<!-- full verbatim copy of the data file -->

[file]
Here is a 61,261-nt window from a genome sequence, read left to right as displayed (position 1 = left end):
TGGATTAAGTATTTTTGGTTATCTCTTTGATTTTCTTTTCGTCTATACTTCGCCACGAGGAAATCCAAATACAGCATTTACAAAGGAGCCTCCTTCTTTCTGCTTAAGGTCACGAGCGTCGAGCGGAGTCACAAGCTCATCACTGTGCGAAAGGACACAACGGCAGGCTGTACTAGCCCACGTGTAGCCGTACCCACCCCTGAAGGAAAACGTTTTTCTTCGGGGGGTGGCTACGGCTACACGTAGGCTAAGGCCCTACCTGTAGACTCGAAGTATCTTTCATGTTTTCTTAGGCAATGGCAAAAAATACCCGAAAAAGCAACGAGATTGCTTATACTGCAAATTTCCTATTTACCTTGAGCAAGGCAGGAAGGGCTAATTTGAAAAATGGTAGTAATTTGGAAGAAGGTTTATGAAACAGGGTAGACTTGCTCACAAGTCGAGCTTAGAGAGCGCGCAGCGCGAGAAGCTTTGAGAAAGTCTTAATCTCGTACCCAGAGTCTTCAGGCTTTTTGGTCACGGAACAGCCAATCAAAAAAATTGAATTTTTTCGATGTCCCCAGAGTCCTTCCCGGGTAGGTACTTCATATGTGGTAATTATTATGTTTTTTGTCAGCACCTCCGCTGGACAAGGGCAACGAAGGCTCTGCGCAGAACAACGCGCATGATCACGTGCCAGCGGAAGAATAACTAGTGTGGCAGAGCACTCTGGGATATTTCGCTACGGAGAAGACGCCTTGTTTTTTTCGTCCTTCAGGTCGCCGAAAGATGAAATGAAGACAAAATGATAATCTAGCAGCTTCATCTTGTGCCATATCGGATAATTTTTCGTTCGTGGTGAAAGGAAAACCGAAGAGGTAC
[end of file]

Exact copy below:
Here is a 61,261-nt window from a genome sequence, read left to right as displayed (position 1 = left end):
TGGATTAAGTATTTTTGGTTATCTCTTTGATTTTCTTTTCGTCTATACTTCGCCACGAGGAAATCCAAATACAGCATTTACAAAGGAGCCTCCTTCTTTCTGCTTAAGGTCACGAGCGTCGAGCGGAGTCACAAGCTCATCACTGTGCGAAAGGACACAACGGCAGGCTGTACTAGCCCACGTGTAGCCGTACCCACCCCTGAAGGAAAACGTTTTTCTTCGGGGGGTGGCTACGGCTACACGTAGGCTAAGGCCCTACCTGTAGACTCGAAGTATCTTTCATGTTTTCTTAGGCAATGGCAAAAAATACCCGAAAAAGCAACGAGATTGCTTATACTGCAAATTTCCTATTTACCTTGAGCAAGGCAGGAAGGGCTAATTTGAAAAATGGTAGTAATTTGGAAGAAGGTTTATGAAACAGGGTAGACTTGCTCACAAGTCGAGCTTAGAGAGCGCGCAGCGCGAGAAGCTTTGAGAAAGTCTTAATCTCGTACCCAGAGTCTTCAGGCTTTTTGGTCACGGAACAGCCAATCAAAAAAATTGAATTTTTTCGATGTCCCCAGAGTCCTTCCCGGGTAGGTACTTCATATGTGGTAATTATTATGTTTTTTGTCAGCACCTCCGCTGGACAAGGGCAACGAAGGCTCTGCGCAGAACAACGCGCATGATCACGTGCCAGCGGAAGAATAACTAGTGTGGCAGAGCACTCTGGGATATTTCGCTACGGAGAAGACGCCTTGTTTTTTTCGTCCTTCAGGTCGCCGAAAGATGAAATGAAGACAAAATGATAATCTAGCAGCTTCATCTTGTGCCATATCGGATAATTTTTCGTTCGTGGTGAAAGGAAAACCGAAGAGGTAC